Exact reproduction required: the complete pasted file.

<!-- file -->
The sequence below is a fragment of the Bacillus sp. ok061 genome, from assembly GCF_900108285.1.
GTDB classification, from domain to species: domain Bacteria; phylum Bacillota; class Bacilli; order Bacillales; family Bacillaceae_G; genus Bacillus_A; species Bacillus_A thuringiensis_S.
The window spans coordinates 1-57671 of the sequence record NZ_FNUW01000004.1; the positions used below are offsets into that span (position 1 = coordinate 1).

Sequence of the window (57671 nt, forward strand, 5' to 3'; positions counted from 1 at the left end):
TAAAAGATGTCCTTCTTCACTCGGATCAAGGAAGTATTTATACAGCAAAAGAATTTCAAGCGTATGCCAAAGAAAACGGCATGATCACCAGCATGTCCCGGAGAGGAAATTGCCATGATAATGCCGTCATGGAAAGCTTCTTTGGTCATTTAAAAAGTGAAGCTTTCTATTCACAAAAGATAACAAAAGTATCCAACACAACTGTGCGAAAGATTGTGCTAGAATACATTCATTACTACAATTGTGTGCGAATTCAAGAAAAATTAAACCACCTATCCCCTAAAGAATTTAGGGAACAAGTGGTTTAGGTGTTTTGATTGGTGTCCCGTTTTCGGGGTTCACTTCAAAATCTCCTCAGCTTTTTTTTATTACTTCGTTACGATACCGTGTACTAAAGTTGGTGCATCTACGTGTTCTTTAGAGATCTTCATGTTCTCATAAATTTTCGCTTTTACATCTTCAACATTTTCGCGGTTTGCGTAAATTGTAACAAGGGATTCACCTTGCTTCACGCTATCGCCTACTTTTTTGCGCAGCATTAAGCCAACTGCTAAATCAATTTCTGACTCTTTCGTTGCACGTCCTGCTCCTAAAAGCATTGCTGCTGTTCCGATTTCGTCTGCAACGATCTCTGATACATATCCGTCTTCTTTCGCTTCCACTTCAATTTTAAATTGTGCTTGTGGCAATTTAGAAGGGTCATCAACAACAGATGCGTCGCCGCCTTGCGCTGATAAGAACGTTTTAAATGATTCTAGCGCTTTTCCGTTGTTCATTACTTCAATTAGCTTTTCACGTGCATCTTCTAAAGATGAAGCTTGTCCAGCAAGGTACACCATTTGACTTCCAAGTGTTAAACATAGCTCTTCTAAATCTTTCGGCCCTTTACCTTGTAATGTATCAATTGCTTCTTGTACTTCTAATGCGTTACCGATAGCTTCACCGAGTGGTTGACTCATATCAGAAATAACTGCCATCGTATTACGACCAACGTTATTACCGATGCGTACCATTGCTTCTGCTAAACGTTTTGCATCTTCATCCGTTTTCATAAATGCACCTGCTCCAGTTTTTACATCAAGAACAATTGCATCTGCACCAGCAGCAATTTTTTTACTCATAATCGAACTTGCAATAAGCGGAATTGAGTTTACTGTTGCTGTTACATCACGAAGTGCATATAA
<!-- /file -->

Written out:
The sequence below is a fragment of the Bacillus sp. ok061 genome, from assembly GCF_900108285.1.
GTDB classification, from domain to species: domain Bacteria; phylum Bacillota; class Bacilli; order Bacillales; family Bacillaceae_G; genus Bacillus_A; species Bacillus_A thuringiensis_S.
The window spans coordinates 1-57671 of the sequence record NZ_FNUW01000004.1; the positions used below are offsets into that span (position 1 = coordinate 1).

Sequence of the window (57671 nt, forward strand, 5' to 3'; positions counted from 1 at the left end):
TAAAAGATGTCCTTCTTCACTCGGATCAAGGAAGTATTTATACAGCAAAAGAATTTCAAGCGTATGCCAAAGAAAACGGCATGATCACCAGCATGTCCCGGAGAGGAAATTGCCATGATAATGCCGTCATGGAAAGCTTCTTTGGTCATTTAAAAAGTGAAGCTTTCTATTCACAAAAGATAACAAAAGTATCCAACACAACTGTGCGAAAGATTGTGCTAGAATACATTCATTACTACAATTGTGTGCGAATTCAAGAAAAATTAAACCACCTATCCCCTAAAGAATTTAGGGAACAAGTGGTTTAGGTGTTTTGATTGGTGTCCCGTTTTCGGGGTTCACTTCAAAATCTCCTCAGCTTTTTTTTATTACTTCGTTACGATACCGTGTACTAAAGTTGGTGCATCTACGTGTTCTTTAGAGATCTTCATGTTCTCATAAATTTTCGCTTTTACATCTTCAACATTTTCGCGGTTTGCGTAAATTGTAACAAGGGATTCACCTTGCTTCACGCTATCGCCTACTTTTTTGCGCAGCATTAAGCCAACTGCTAAATCAATTTCTGACTCTTTCGTTGCACGTCCTGCTCCTAAAAGCATTGCTGCTGTTCCGATTTCGTCTGCAACGATCTCTGATACATATCCGTCTTCTTTCGCTTCCACTTCAATTTTAAATTGTGCTTGTGGCAATTTAGAAGGGTCATCAACAACAGATGCGTCGCCGCCTTGCGCTGATAAGAACGTTTTAAATGATTCTAGCGCTTTTCCGTTGTTCATTACTTCAATTAGCTTTTCACGTGCATCTTCTAAAGATGAAGCTTGTCCAGCAAGGTACACCATTTGACTTCCAAGTGTTAAACATAGCTCTTCTAAATCTTTCGGCCCTTTACCTTGTAATGTATCAATTGCTTCTTGTACTTCTAATGCGTTACCGATAGCTTCACCGAGTGGTTGACTCATATCAGAAATAACTGCCATCGTATTACGACCAACGTTATTACCGATGCGTACCATTGCTTCTGCTAAACGTTTTGCATCTTCATCCGTTTTCATAAATGCACCTGCTCCAGTTTTTACATCAAGAACAATTGCATCTGCACCAGCAGCAATTTTTTTACTCATAATCGAACTTGCAATAAGCGGAATTGAGTTTACTGTTGCTGTTACATCACGAAGTGCATATAA